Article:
TEMPE, Ariz. who was interviewed over two days.
It started about a year ago and initially had nothing to do with Gannon, who has been the defensive coordinator of the Philadelphia Eagles for the past two seasons.
Ossenfort was still director of player personnel at the Tennessee Titans when he went through general manager interviews during last year’s hiring cycle. He recalled being asked who he would interview for a head coaching vacancy and Ossenfort listed a few names. But he didn’t know any of the coaches he mentioned — they were just good coaches. Last summer, Ossenfort decided to change that. He began reaching out to assistants around the league who he thought had head coaching ability to get to know them, talk some football and discuss their visions if they were ever to become a head coach.
“I had a lot of great conversations,” Ossenfort said Thursday.
One of them was with Gannon.
When Ossenfort was named general manager of the Cardinals on Jan. 16, his first task was to lead the search for a leadership coach to replace Kliff Kingsbury, who was fired the week before. Thanks to Ossenfort’s work last summer, Gannon was one of the names on the GM’s list — and this time he knew the men on it.
However, Ossenfort’s plan to interview Gannon was a big deal. The window to interview coaches in the playoffs had already closed by the time Ossenfort was hired, meaning the Cardinals would have to wait until Gannon’s Eagles were eliminated.
So, the Cardinals stayed. And stayed. The Eagles kept winning, advancing to Super Bowl LVII, which was to be played, coincidentally enough, on the Cardinals’ home field at State Farm Stadium, and Philadelphia was to use the Arizona facility all week.
Meanwhile, the Cardinals interviewed nine other candidates.
Gannon’s path to the Cardinals began, in earnest, before the Eagles lost in the Super Bowl to the Kansas City Chiefs.
Eagles general manager Howie Roseman contacted Gannon the morning of the Super Bowl and asked if he knew the Cardinals were interested in interviewing him. Gannon was not. Roseman said they would talk more about it after the game.
After the game, Roseman approached Gannon again with some news: He wouldn’t be flying back with the team this morning because he had an interview the next day with the Cardinals. That night, Gannon said he retired to his hotel room and watched film of the game where his defense scored a season-high 38 points.
When he found out about the interview, Gannon had to change his approach urgently. He had to share the loss of the Super Bowl and move on to his interview.
“That’s when that mindset clicked in and I said, ‘Okay, well, let me stop. I have to pick up my shoes a little bit because I was down in the game obviously, and take a shower, work out, and come in and shoot your gun,” Gannon said. “So that’s what I did.”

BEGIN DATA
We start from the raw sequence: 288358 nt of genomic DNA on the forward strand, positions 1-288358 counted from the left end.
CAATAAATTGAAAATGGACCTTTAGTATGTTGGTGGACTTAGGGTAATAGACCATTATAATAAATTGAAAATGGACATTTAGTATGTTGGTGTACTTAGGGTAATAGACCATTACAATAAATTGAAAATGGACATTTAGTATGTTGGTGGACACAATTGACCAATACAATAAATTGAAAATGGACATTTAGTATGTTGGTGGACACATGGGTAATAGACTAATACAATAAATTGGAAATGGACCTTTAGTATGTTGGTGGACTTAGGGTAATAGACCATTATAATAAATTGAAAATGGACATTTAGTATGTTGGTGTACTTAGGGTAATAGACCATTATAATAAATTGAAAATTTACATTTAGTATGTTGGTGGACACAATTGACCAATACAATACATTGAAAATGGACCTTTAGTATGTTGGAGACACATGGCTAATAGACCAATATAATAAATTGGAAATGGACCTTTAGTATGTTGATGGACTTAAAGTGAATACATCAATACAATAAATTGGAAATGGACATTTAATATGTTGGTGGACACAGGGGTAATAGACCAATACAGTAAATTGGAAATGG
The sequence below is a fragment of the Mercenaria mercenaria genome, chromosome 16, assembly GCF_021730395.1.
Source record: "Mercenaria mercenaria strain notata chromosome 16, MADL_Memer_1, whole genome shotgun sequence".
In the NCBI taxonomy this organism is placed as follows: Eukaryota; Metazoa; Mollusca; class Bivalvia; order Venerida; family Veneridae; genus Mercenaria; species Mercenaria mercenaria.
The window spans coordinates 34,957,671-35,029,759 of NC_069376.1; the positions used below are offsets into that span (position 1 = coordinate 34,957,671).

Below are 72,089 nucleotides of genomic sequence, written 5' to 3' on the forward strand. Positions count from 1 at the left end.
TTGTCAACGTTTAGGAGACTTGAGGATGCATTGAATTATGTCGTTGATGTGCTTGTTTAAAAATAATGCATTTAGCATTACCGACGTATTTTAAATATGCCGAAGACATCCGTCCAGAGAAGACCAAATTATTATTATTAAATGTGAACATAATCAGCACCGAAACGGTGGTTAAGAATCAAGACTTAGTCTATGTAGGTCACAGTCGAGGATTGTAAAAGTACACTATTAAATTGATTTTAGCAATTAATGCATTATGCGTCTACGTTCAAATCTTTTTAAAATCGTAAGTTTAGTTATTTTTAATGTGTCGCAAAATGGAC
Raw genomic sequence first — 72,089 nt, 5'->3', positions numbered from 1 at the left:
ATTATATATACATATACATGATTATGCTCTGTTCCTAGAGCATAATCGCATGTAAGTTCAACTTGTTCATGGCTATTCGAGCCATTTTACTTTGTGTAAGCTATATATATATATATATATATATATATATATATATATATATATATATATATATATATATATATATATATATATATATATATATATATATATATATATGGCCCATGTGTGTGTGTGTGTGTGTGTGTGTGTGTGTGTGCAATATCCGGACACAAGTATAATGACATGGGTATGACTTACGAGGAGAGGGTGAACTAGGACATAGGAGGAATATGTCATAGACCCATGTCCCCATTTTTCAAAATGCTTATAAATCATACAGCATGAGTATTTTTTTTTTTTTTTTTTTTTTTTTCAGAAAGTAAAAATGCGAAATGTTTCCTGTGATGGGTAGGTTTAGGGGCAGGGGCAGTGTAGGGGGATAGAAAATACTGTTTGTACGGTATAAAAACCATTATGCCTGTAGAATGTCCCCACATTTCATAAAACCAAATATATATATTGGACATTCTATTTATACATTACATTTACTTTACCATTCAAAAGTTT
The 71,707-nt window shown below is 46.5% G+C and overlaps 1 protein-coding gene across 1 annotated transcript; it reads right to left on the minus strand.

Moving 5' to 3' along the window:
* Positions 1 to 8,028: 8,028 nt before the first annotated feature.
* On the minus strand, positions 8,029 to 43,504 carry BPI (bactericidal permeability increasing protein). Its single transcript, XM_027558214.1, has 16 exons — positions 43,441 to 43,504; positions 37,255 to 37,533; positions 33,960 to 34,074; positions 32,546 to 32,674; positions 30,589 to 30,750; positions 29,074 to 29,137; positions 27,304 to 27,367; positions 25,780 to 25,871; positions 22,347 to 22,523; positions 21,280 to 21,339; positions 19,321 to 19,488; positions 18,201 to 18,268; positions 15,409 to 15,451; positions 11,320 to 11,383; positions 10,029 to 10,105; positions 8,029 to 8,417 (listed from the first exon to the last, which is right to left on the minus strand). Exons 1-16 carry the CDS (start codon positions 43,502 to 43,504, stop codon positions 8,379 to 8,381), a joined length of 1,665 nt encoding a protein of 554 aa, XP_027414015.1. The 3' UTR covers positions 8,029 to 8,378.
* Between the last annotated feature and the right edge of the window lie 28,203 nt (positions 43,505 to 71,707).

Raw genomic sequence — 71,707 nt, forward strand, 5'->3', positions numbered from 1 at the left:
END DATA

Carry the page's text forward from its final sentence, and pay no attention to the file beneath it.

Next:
Fortunately for Gannon, he had interview-appropriate clothing because of what he wore during the Eagles’ flight to Arizona.
With the Eagles buses leaving the team hotel at 10am on Monday and Ossenfort to swing by and pick Gannon up an hour or so later, Gannon had the morning to gather his thoughts and jot down some notes. write.
“Obviously I’ve been preparing for that opportunity for a long time,” Gannon said. “And basically I didn’t have a book. I didn’t have a piece of paper.
“I had one note card. I showed (Cardinals owner) Michael (Bidwill) my Super Bowl call sheet and said, ‘This is how I do things. I write it by hand.’ And finally we talked about what was in my brain and what was in my heart.”
Gannon was scheduled to fly back to Philadelphia at 6:30pm Monday night but was asked if he had enough clothes to stay the night again. He did, and that led to Bidwill and Ossenfort going to dinner on Monday before talking more on Tuesday.
“When I came in here and I was interviewed, I had a very open mind and I used the interview to explain my vision and I really wanted to know if my vision for a team run in line with Michael’s and Monti,” Gannon said. “And did.”
By the time he flew back to Philadelphia late Tuesday, he was the head coach of the Cardinals.
But his chaotic week wasn’t over yet.
He spent Tuesday night at home before flying back to Arizona on Wednesday with his wife, Gina; a daughter, Lola; and two sons, Rocco and Angelo.
“Back and forth,” Gannon said. “Back and forth.”
The result was the news conference on Thursday morning. He took a seat at a table in the Cardinals staff meeting room between Bidwill and Ossenfort and was introduced as the Cardinals’ 11th head coach since they moved to Arizona in 1988.
“The last four or five days have been very normal for me,” Gannon said. “You have to adapt as things come to your door and they were exciting. Of course, I have a lot of energy and emotions that went into the game and then to lose that game and then stay the night here, not knowing that I was going to stay the night and interview for a head coaching job .
“But you do everything to the best of your ability and do the best you can. And I will say that it was a fun 48 hours. I will say that, because I enjoyed it.”